Washington: The terrorist attack on the
US Consulate in Peshawar is likely to strengthen the
partnership between the Obama Administration and Islamabad in
confronting Islamist extremists in the region, a well-known
American expert on South Asia said today.
"Today`s joint attacks will likely strengthen the
partnership between Pakistan and the US in confronting
Islamist extremists bent on weakening the Pakistani state and
breaking US-Pakistan ties," Lisa Curtis of the Heritage
Foundation, a Washington-based think-tank said.
"Indeed the attacks follow closely on the heels of the
first-ever high-level strategic dialogue between the two
countries, which spotlighted the US interest in building a
strong, long-lasting partnership with Pakistan," she said.
Though there has been previous attack on the US Consulate
in Peshawar earlier too, Curtis of the Heritage Foundation,
said yesterday`s attack represented a far bolder attempt to
penetrate the Consulate itself.
"The US had already fortified security at the Consulate
to avert such an attempt. Even though no US casualties have
been reported thus far, today`s violence will prompt even more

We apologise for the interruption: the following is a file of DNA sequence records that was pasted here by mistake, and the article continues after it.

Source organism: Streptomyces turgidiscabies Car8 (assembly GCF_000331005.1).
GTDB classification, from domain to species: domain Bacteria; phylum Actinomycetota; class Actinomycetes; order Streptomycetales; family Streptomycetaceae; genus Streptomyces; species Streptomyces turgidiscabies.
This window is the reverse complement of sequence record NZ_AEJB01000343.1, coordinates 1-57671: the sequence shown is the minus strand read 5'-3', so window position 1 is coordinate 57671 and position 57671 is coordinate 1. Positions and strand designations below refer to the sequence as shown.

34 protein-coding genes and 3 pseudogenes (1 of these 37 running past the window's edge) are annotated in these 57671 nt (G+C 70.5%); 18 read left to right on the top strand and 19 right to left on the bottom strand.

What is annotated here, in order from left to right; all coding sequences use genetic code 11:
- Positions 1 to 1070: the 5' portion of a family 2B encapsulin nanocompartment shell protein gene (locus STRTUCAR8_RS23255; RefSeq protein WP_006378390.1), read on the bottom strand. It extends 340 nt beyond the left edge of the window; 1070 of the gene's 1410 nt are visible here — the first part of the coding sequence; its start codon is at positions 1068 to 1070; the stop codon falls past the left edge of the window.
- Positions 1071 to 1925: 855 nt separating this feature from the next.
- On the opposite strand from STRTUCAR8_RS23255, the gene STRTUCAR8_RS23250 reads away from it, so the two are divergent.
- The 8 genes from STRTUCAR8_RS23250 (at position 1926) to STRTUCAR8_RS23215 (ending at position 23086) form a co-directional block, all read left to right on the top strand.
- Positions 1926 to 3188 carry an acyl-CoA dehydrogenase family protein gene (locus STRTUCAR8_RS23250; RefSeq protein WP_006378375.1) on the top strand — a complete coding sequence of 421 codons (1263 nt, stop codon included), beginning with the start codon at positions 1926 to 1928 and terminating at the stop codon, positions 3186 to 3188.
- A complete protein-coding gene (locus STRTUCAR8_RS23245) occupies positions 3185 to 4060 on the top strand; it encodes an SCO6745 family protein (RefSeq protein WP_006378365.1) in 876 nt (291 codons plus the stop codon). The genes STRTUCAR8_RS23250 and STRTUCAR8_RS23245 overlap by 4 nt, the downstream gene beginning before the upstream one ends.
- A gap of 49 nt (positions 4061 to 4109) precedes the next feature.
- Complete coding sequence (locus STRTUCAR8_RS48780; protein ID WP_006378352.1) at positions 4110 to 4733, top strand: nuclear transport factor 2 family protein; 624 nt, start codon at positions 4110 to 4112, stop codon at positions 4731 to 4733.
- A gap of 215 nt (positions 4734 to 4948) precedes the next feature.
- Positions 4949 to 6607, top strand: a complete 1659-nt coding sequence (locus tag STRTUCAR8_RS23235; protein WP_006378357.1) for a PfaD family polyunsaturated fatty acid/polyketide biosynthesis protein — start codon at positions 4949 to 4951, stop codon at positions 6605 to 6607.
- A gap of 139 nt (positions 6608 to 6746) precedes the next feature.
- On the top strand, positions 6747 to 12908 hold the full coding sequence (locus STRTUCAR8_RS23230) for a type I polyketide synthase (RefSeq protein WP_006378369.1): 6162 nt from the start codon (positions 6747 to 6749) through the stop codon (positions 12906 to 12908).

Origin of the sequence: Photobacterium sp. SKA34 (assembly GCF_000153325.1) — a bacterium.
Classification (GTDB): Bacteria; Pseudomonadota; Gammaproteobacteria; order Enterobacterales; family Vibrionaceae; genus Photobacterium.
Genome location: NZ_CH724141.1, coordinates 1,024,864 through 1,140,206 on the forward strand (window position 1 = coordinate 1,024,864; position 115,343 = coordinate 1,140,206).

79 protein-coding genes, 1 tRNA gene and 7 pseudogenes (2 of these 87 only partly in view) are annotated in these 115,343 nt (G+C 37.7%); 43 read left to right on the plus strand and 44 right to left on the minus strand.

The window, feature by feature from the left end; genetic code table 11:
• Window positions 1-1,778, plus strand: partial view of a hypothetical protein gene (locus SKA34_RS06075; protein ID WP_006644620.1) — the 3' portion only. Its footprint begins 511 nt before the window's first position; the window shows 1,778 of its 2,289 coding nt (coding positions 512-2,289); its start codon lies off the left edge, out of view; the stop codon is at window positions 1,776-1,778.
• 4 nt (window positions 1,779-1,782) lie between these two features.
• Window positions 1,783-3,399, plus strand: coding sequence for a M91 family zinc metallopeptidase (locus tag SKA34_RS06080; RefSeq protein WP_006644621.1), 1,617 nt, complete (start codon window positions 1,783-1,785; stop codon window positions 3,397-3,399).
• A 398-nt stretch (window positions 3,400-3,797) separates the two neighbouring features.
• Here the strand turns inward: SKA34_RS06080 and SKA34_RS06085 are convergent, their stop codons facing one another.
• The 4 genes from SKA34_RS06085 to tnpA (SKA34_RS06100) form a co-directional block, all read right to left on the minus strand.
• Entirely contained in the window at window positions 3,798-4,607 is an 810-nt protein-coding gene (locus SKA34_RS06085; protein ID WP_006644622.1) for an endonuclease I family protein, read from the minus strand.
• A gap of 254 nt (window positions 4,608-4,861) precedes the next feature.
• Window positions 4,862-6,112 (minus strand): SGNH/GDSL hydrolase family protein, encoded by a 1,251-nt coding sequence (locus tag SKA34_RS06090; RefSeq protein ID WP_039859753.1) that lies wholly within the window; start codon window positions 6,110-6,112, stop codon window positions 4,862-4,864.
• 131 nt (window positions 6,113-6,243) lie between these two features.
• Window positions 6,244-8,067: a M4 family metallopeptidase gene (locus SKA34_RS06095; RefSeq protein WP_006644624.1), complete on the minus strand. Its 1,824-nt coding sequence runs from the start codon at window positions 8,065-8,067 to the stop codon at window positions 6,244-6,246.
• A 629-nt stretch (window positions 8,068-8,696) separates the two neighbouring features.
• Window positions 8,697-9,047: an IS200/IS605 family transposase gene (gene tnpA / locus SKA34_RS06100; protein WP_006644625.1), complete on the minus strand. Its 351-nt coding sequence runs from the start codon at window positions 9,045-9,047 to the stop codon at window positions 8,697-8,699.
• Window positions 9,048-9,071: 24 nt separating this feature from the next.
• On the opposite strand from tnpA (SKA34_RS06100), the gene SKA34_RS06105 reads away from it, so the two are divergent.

stringent security measures for US officials and a likely
drawdown of diplomatic staff," she said.
Curtis said these latest attacks on both US and Pakistani
interests are aimed at demonstrating that the Pakistani
Taliban remains a force to be reckoned with, despite the
pressure on its leadership from the drones.
"While Pakistanis have in the past objected to the US
drones as an infringement on its sovereignty, these protests
have died down in recent months as Pakistanis increasingly see
that the US is targeting enemies of the Pakistani state, she
Meanwhile, another think-tank, Stratfor said the Pakistan
Taliban, which claimed responsible for the attack, could see
the attack as a success, since it forced the US presence out
of the city (at least temporarily) without causing massive
casualties among the local population.
"If this is the beginning of a new Tehrik-i-Taliban
Pakistan campaign, follow-up attacks likely could shift to
softer target such as the ISI, the police or the military or
very soft targets such as hotels, markets or transportation,
all of which have been frequent targets in the past," it said.